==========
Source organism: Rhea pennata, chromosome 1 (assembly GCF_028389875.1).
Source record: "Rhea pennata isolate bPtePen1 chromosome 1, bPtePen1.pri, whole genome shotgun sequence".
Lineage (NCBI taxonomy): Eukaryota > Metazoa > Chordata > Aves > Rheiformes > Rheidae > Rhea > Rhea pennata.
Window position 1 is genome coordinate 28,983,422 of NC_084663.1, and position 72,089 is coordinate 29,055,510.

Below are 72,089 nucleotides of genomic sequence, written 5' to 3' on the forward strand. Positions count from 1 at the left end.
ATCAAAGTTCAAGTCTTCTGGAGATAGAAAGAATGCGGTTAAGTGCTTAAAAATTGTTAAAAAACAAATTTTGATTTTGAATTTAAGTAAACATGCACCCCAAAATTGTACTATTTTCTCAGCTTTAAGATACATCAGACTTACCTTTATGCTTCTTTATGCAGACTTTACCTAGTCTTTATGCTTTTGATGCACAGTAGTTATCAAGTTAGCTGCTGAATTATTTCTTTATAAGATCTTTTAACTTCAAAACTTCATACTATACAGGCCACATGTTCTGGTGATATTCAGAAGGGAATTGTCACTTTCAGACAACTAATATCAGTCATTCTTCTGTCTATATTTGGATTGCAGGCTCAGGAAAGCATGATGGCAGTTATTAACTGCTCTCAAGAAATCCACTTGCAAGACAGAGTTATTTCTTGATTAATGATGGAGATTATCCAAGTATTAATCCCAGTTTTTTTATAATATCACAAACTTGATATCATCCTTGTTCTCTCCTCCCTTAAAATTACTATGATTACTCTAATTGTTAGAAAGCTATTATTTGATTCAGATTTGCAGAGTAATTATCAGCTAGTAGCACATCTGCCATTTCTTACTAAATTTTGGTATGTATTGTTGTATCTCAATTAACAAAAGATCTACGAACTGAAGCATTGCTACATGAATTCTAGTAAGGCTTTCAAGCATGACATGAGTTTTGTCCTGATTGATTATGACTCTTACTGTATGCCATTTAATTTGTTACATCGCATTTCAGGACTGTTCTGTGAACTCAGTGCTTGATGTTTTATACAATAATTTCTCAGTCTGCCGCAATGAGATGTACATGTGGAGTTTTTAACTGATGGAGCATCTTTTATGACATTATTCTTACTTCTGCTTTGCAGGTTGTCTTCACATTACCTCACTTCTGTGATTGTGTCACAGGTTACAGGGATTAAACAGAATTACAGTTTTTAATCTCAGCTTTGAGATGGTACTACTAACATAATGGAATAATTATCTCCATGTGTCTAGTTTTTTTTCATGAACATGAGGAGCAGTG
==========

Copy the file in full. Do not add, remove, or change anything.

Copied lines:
Source organism: Rhea pennata, chromosome 1 (assembly GCF_028389875.1).
Source record: "Rhea pennata isolate bPtePen1 chromosome 1, bPtePen1.pri, whole genome shotgun sequence".
Lineage (NCBI taxonomy): Eukaryota > Metazoa > Chordata > Aves > Rheiformes > Rheidae > Rhea > Rhea pennata.
Window position 1 is genome coordinate 28,983,422 of NC_084663.1, and position 72,089 is coordinate 29,055,510.

Below are 72,089 nucleotides of genomic sequence, written 5' to 3' on the forward strand. Positions count from 1 at the left end.
ATCAAAGTTCAAGTCTTCTGGAGATAGAAAGAATGCGGTTAAGTGCTTAAAAATTGTTAAAAAACAAATTTTGATTTTGAATTTAAGTAAACATGCACCCCAAAATTGTACTATTTTCTCAGCTTTAAGATACATCAGACTTACCTTTATGCTTCTTTATGCAGACTTTACCTAGTCTTTATGCTTTTGATGCACAGTAGTTATCAAGTTAGCTGCTGAATTATTTCTTTATAAGATCTTTTAACTTCAAAACTTCATACTATACAGGCCACATGTTCTGGTGATATTCAGAAGGGAATTGTCACTTTCAGACAACTAATATCAGTCATTCTTCTGTCTATATTTGGATTGCAGGCTCAGGAAAGCATGATGGCAGTTATTAACTGCTCTCAAGAAATCCACTTGCAAGACAGAGTTATTTCTTGATTAATGATGGAGATTATCCAAGTATTAATCCCAGTTTTTTTATAATATCACAAACTTGATATCATCCTTGTTCTCTCCTCCCTTAAAATTACTATGATTACTCTAATTGTTAGAAAGCTATTATTTGATTCAGATTTGCAGAGTAATTATCAGCTAGTAGCACATCTGCCATTTCTTACTAAATTTTGGTATGTATTGTTGTATCTCAATTAACAAAAGATCTACGAACTGAAGCATTGCTACATGAATTCTAGTAAGGCTTTCAAGCATGACATGAGTTTTGTCCTGATTGATTATGACTCTTACTGTATGCCATTTAATTTGTTACATCGCATTTCAGGACTGTTCTGTGAACTCAGTGCTTGATGTTTTATACAATAATTTCTCAGTCTGCCGCAATGAGATGTACATGTGGAGTTTTTAACTGATGGAGCATCTTTTATGACATTATTCTTACTTCTGCTTTGCAGGTTGTCTTCACATTACCTCACTTCTGTGATTGTGTCACAGGTTACAGGGATTAAACAGAATTACAGTTTTTAATCTCAGCTTTGAGATGGTACTACTAACATAATGGAATAATTATCTCCATGTGTCTAGTTTTTTTTCATGAACATGAGGAGCAGTG